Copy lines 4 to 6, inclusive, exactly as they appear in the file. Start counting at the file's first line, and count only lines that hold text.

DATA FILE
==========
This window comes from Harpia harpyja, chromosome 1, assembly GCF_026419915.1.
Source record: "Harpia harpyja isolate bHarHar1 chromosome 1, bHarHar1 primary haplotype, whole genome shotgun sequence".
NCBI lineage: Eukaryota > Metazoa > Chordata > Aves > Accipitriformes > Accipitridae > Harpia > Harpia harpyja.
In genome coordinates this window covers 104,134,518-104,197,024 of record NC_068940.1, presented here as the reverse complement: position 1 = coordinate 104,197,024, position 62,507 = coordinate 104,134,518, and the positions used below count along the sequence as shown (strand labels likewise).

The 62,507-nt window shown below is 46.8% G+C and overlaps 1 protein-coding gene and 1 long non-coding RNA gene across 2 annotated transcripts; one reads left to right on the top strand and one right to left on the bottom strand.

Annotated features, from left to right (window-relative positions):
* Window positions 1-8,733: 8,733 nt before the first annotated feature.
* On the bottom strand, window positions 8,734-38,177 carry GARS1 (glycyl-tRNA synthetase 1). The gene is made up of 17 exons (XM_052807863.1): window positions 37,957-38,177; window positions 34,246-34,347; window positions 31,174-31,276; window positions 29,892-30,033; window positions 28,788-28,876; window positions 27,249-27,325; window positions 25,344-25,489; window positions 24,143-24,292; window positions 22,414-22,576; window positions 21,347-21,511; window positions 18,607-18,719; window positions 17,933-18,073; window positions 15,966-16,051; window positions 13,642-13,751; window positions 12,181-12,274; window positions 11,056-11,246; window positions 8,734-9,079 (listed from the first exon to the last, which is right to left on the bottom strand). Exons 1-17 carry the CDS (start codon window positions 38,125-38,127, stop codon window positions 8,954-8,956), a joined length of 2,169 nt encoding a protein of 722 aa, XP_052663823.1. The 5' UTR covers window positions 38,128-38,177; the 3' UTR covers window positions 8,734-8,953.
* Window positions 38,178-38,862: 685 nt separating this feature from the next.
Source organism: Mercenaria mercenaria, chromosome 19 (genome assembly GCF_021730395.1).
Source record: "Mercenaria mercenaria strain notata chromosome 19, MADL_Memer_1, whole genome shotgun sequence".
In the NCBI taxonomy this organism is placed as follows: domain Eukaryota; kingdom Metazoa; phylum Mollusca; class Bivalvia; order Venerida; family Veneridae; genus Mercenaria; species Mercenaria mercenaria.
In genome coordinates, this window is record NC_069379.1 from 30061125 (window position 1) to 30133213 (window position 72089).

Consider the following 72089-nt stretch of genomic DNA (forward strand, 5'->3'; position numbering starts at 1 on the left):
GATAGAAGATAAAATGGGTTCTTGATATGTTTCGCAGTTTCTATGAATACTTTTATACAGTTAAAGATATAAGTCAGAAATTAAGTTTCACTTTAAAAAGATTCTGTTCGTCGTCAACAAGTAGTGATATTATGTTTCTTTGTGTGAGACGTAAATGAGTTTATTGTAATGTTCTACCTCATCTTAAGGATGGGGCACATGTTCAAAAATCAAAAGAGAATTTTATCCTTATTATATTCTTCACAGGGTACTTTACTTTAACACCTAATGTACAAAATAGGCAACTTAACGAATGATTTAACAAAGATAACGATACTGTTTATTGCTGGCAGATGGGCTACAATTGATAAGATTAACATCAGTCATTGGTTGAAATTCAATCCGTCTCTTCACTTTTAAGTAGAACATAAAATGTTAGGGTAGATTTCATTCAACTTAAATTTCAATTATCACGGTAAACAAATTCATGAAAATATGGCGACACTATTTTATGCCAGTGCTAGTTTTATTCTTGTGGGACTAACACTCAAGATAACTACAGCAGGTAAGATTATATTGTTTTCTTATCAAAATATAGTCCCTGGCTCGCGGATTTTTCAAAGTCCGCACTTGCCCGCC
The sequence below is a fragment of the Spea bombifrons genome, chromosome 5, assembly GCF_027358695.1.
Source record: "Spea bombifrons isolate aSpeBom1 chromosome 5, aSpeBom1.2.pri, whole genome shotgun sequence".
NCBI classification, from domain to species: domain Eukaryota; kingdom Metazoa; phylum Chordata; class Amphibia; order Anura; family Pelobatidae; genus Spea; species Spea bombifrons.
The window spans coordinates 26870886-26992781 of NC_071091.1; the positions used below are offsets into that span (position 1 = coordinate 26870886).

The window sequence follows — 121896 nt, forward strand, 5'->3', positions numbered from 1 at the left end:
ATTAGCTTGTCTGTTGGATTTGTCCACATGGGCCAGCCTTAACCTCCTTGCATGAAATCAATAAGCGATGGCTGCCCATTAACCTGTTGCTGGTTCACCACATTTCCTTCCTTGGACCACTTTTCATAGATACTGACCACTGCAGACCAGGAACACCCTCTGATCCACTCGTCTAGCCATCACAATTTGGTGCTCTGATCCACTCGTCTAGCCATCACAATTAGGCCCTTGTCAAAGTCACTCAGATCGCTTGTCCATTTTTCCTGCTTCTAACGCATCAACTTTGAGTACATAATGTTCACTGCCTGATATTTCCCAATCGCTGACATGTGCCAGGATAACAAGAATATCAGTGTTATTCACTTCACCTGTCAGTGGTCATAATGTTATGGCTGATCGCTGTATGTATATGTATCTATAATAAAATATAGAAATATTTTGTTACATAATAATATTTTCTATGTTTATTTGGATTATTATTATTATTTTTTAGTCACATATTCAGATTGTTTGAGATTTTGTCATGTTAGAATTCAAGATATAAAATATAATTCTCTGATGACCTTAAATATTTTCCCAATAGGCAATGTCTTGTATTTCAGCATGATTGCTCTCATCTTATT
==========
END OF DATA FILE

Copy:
In genome coordinates this window covers 104,134,518-104,197,024 of record NC_068940.1, presented here as the reverse complement: position 1 = coordinate 104,197,024, position 62,507 = coordinate 104,134,518, and the positions used below count along the sequence as shown (strand labels likewise).

The 62,507-nt window shown below is 46.8% G+C and overlaps 1 protein-coding gene and 1 long non-coding RNA gene across 2 annotated transcripts; one reads left to right on the top strand and one right to left on the bottom strand.

Annotated features, from left to right (window-relative positions):